Bock

A Good Book on Jesus, Memory and the Gospels

The last book I shall note this year is a study of memory and Jesus. The Book is by Robert McIver. He is Head of the school of ministry at Avondale, College in Cooranbong, Australia. I had the privilege of sharing sabbatical time with him last year in Tübingen when he was working on this book. The book is entitled Memory, Jesus, and the Synoptic Gospels.

The last book I shall note this year is a study of memory and Jesus. The Book is by Robert McIver. He is Head of the school of ministry at Avondale, College in Cooranbong, Australia. I had the privilege of sharing sabbatical time with him last year in Tübingen when he was working on this book. The book is entitled Memory, Jesus, and the Synoptic Gospels.

The bulk of the book examines memory experiments over the last several decades and what they teach us about recall. The second half of the book treats the relationship of those studies and what they might suggest about the Jesus tradition.

Among the findings is that memory is not perfect but generally accurate about the gist of the story. Also fascinating is that memory leaks, but once it is set over 3 to 5 years it becomes more fixed. The significance of these two ideas is that (1) events that are recalled by those present will get the core facts right and (2) the drift of years from event to recall is not significant even given the events are recorded several decades later. The variations we see I parallel accounts also fits how such material is remembered and reported orally. There is continuity and flexibility (or continuity and gist, p. 116).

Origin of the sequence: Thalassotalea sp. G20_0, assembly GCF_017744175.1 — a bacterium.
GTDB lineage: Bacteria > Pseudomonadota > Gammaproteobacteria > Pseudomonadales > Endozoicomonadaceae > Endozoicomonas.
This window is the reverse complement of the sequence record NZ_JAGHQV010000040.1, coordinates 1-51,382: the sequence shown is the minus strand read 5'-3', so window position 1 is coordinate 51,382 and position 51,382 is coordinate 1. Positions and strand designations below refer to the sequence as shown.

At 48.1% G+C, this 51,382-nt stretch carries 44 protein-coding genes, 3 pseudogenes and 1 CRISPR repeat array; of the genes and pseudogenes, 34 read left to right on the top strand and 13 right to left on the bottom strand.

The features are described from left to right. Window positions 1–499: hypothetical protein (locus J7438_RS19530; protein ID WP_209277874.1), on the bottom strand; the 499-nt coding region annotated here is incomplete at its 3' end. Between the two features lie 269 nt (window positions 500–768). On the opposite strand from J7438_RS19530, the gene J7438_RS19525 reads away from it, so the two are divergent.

McIver also notes that collective memory is particularly resistant to fabrication, though they can be shaped by present concerns (p. 109). The genre to which these apply include the parables, miracles accounts, passion narratives, and short stories. He goes so far as to say in the end that the Jesus tradition is “carefully controlled oral tradition.” (p. 18)

This book is an interesting read for the variety of experiments and concepts about memory that are presented, as well as how all of this connects to the Jesus tradition.

2 Comments

  • Avatar

    stevesorensen

    Accuracy Enhanced By Perpetual Recall

    I found Darrell's blog fascinating. It reminded me of another report that seemed to support the false notion that made-up events can be believed as real and accurate by the one making them up if they are recounted often enough. But of course this has proven to be false many times in courts of law, not to mention our own personal growth when something we really wanted to be true about another person or event was acknowledged to be only emotional fanticizing when we came of age.

    In our personal lives, just think of how many important or emotionally meaningful memories become lucid and accurate in our recall the more we contemplate them. Chemistry or emotions aside, the event is fixed. I should like to read McIver's book one of these days. Thanks, Darrell. And thanks for the good memories while I was at Dallas Seminary so many years ago (but not really that long ago, as I recall).  

  • Avatar

    Katrina, Sunday School Craft Blogger

    Believe it or not…

    Believe it or not, this is the first time I've heard of Robert McIver and "Memory, Jesus, and the Synoptic Gospels". However, I have to say that you made my mind up immediately—I know that this is one book that I absolutely have to read. So I went ahead and ordered, and I can't wait to be able to dig in! Thank you for sharing!